The duties of a warehouse worker vary depending upon the needs of the company and may include organizing incoming and outgoing shipments, assembling products, and operating machinery. During a scheduled shift, a warehouse worker may focus on a specific job or switch between different tasks.
Some warehouse workers produce goods by hand, while others use computers to measure, cut and assemble pieces. Workers may also use computers to record inventory, track shipment data, and write reports detailing the progress of a project.
Many warehouse positions do not require a college degree or high school diploma. However, workers must obtain special certifications to operate certain types of warehouse equipment safely and legally, such as a forklift. A company may also require employees to obtain a commercial driver's license if workers leave the warehouse to perform deliveries or pick up items from other locations.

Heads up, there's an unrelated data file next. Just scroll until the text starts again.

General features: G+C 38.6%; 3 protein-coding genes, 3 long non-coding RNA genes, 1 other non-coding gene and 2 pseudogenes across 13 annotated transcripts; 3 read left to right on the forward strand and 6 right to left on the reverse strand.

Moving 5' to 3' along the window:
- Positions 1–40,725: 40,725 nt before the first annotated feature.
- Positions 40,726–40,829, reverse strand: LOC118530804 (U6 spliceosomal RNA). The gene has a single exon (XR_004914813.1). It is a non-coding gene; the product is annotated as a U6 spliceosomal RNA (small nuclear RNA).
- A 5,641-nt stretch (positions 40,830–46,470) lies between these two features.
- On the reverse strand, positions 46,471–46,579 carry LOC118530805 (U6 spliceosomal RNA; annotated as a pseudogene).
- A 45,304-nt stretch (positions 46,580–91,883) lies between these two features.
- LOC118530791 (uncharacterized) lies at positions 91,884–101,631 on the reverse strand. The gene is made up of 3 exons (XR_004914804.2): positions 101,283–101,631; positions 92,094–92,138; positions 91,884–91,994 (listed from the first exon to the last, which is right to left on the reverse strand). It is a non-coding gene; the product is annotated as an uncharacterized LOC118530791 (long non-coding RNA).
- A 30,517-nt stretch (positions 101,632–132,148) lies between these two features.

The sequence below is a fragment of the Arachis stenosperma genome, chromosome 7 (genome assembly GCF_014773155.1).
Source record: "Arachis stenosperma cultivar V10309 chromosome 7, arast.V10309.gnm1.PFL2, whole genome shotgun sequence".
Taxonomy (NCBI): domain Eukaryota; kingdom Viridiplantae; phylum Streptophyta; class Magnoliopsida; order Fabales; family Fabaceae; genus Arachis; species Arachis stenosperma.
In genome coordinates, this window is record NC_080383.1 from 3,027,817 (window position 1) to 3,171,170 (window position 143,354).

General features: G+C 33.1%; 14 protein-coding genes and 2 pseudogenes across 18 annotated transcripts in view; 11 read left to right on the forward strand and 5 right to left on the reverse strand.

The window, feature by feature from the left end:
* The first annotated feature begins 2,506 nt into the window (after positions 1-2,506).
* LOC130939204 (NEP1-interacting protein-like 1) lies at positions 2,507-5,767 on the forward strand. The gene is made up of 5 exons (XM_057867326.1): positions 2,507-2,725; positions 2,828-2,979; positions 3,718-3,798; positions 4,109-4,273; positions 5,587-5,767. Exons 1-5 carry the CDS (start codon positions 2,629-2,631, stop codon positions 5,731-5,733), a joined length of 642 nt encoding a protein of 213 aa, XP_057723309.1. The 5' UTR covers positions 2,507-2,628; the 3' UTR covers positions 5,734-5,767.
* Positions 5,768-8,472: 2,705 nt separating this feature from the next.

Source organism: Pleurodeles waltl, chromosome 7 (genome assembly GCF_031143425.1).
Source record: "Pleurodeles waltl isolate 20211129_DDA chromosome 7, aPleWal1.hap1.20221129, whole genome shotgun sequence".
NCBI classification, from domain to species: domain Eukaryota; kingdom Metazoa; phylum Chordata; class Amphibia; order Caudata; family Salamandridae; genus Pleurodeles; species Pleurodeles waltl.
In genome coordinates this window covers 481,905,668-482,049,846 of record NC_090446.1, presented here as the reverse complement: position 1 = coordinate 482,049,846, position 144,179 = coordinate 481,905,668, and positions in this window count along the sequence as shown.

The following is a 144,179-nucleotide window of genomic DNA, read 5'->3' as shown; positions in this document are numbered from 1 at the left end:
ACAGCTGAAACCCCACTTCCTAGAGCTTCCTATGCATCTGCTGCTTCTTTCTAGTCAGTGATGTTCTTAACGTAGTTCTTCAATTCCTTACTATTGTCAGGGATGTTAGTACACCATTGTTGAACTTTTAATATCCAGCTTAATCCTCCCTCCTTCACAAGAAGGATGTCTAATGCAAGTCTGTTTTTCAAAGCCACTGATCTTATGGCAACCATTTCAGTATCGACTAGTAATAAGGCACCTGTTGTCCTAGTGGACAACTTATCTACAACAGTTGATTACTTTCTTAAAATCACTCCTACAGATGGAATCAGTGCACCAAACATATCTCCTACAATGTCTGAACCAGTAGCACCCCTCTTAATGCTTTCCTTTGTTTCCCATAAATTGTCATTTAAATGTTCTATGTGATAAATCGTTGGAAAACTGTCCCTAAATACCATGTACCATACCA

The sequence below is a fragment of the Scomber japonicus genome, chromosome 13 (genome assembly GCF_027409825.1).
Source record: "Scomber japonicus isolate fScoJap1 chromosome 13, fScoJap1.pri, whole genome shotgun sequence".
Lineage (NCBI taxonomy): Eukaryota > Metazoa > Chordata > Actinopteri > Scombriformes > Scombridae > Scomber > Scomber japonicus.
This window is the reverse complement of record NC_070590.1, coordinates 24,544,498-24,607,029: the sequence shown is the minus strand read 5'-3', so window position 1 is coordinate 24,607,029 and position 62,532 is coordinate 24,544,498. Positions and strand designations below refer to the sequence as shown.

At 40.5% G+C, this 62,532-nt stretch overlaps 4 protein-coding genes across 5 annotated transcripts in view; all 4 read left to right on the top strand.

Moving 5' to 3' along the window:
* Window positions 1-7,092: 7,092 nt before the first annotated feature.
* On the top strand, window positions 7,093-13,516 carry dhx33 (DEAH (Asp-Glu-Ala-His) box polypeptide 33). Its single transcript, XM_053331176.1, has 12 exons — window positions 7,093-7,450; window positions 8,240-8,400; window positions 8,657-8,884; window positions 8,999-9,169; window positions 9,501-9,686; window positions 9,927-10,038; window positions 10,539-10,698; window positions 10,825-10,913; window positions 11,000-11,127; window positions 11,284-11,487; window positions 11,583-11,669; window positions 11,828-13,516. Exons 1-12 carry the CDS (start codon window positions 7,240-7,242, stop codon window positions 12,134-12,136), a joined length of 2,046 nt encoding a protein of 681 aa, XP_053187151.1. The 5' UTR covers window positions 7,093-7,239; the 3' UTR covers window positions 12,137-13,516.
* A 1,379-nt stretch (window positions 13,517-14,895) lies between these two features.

Warehouse work can be physically demanding, but employees are typically compensated with a rate of pay that equals more than twice as much as the federal minimum wage requirement for all jobs. On average, warehouse workers earn more than $18.00 per hour and put in slightly more than 40 hours per week at their jobs. Shifts may include evenings and weekends.